Friday, June 15, 2007

The Second-Choice Student

Here's a post I started in June, but never finished. The job search has brought the issue of being "top-choice student" to the forefront of my mind again, so I decided to keep writing about it.

My advisor has other students, and he has to do the right thing by them. This I know, and I don't normally get jealous of the other students. But this summer I asked my advisor to contact the department at Prestigious U and ask if I could give a seminar. He begrudgingly, with argument, assented to my request, but with one small edit: instead of sending an email recommending Jane (not my real name) as a seminar speaker at Prestigious U, he recommend "my two students, Jane and John." Cue resentment and annoyance on my part.

I always used to worry that I was my advisor's second-choice student (or even third-choice student). When I started with my advisor, another man and I were working on similar projects for the same consortium. My advisor really pushed this male student to publish his paper, and spent a lot of time helping him with the draft. In the meantime, I was quietly writing my own manuscript with little help from anyone.

Our department has a prize for the best third-year student. Male Student shared the win with our department chair's female student, and my advisor's other male student got honorable mention. For me, zip zero zilch. Fine--certainly plain old jealousy and sour grapes are part of my resentment here--but when there are six people in your class and three get awards, but not you, you can't help but feel that the department is sending you a message: you are a second-tier student.

To me, it was particularly frustrating that the only two male students in my class got honored, and they were both my advisor's students. I really felt like Advisor's third choice, and considered leaving the program. A grad student needs a strong advocate, and I didn't think my advisor was advocating for me.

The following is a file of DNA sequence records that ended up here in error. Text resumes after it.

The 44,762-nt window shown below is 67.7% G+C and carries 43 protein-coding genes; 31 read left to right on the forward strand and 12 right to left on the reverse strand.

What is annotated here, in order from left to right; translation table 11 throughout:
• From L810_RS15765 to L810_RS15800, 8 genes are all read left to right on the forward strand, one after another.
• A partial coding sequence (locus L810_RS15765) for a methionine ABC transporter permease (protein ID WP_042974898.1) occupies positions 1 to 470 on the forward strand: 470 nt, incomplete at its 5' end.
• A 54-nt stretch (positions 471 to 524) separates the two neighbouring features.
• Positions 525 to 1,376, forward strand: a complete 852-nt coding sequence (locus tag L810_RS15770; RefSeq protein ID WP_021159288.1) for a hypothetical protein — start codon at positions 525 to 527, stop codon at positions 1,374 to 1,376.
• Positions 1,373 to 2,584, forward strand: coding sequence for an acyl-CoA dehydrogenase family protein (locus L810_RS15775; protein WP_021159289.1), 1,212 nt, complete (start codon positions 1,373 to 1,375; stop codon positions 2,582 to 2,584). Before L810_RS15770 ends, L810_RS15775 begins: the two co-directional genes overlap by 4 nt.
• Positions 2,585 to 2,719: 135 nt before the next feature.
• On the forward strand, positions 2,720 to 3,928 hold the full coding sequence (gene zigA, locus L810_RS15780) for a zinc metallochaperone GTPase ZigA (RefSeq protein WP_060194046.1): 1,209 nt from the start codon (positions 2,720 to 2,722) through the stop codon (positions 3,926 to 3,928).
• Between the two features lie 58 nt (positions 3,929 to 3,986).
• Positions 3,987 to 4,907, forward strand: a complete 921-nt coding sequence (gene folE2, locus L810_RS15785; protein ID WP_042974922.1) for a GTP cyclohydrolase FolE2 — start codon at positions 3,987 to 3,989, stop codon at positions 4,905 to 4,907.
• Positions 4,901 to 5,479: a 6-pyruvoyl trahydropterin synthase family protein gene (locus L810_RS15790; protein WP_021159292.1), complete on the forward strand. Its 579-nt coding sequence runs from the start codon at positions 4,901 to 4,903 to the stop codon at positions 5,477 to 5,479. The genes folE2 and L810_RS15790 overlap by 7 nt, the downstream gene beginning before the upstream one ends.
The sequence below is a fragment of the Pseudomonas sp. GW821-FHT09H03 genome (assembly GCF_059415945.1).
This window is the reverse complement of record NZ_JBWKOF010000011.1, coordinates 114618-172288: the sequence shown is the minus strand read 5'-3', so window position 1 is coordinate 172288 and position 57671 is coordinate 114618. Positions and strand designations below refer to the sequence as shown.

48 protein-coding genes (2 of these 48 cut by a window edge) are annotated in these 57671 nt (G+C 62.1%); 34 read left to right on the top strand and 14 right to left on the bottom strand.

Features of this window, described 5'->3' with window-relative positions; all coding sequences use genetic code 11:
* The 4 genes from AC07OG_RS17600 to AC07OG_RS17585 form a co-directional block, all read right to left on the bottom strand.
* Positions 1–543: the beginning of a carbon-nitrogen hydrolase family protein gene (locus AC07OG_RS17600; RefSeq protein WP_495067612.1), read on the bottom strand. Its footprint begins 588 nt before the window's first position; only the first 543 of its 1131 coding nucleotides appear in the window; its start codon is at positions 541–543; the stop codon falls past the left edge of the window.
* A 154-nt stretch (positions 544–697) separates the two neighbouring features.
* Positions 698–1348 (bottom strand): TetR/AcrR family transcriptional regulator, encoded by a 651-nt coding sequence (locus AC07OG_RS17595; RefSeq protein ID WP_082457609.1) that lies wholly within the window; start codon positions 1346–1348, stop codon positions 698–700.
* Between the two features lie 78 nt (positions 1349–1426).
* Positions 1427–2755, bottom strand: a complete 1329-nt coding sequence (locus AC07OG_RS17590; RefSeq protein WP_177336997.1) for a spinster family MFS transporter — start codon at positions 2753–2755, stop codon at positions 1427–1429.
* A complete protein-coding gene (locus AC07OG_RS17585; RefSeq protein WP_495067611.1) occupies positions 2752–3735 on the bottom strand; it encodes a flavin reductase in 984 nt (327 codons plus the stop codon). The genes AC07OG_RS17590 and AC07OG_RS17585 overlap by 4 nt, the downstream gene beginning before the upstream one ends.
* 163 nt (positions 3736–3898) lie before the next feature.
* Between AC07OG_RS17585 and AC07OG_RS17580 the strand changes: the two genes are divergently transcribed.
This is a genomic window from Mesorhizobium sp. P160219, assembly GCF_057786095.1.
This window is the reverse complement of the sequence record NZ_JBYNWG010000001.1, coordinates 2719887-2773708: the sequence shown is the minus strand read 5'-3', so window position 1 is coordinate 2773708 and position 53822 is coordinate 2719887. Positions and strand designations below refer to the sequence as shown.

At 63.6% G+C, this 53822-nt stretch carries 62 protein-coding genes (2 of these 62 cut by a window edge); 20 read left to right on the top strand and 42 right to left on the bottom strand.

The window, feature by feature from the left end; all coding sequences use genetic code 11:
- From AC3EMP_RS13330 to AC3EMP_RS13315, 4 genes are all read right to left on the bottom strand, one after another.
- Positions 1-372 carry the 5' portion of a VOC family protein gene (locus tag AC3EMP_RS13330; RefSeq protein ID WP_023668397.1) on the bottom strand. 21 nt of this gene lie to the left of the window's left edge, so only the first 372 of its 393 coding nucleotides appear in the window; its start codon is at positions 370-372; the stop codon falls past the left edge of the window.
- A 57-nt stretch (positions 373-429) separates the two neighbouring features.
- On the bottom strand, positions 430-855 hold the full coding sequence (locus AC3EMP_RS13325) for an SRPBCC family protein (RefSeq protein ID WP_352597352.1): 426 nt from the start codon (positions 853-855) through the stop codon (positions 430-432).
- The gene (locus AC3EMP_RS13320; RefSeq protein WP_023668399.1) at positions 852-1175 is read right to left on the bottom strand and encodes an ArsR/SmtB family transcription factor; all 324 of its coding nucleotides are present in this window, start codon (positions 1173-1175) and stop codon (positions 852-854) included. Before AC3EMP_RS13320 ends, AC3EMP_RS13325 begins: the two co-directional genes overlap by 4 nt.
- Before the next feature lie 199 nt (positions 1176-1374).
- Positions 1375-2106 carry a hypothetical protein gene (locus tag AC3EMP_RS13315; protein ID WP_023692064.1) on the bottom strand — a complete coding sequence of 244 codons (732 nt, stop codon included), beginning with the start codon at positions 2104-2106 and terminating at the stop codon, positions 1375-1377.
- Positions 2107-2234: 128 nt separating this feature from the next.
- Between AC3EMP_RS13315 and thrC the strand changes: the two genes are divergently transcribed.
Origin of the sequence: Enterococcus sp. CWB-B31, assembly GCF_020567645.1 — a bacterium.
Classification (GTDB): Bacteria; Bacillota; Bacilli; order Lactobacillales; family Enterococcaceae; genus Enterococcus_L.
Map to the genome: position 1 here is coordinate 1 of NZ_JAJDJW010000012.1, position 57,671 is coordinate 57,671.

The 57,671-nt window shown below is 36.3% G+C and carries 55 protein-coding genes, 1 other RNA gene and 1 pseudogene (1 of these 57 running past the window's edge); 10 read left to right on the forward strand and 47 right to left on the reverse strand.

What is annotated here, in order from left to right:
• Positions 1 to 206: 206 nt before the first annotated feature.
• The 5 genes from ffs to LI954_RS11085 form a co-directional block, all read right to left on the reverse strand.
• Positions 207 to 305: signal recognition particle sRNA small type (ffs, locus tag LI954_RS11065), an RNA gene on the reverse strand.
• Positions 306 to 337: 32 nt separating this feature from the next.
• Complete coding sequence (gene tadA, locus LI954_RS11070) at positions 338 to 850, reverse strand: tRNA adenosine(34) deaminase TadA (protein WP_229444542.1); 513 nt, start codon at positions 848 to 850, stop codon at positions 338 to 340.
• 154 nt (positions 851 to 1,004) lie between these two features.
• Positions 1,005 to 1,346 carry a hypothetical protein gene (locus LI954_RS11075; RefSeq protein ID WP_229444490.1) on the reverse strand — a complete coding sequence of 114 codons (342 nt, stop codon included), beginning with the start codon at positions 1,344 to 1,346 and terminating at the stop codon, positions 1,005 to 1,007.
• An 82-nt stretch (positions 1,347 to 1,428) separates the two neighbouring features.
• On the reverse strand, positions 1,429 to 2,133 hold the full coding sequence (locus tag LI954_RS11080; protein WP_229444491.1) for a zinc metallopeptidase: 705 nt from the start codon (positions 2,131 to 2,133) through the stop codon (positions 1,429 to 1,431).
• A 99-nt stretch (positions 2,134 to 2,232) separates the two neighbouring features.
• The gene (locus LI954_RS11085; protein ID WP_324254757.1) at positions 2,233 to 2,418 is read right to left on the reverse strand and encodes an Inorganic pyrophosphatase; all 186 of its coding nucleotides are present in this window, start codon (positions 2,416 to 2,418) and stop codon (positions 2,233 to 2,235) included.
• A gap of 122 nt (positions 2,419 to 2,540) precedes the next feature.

My advisor and I healed the breach over the award business when I finally broke down and told him I was sick of not being noticed, and I felt like the department considered me to be at the bottom of my class. He was surprised, shocked, had no idea I felt that way. The reason I wasn't considered for the department award, he said, was because the faculty's perception of me was that I was "fine". I was self-motivated, I was above needing awards, I didn't need any confidence boosts. (On a side note: this is a real danger of being stoic all the time. But I think it's only a danger for women--no one would ever think a male student didn't want awards.) Male Student left our research group to work on a different project, my advisor worked harder to get me recognition, and I no longer felt like a second choice.

Fast-forward two years, to right now. Seeing that Advisor recommended Jane and John to give a seminar at Prestigious U, not just Jane, made me feel all over again like a second choice. Visiting Prestigious U was my idea, and I was the one to make contact with the professor there. Can't anyone advocate for just me, only me? Why always bring male students along for the ride?

No comments: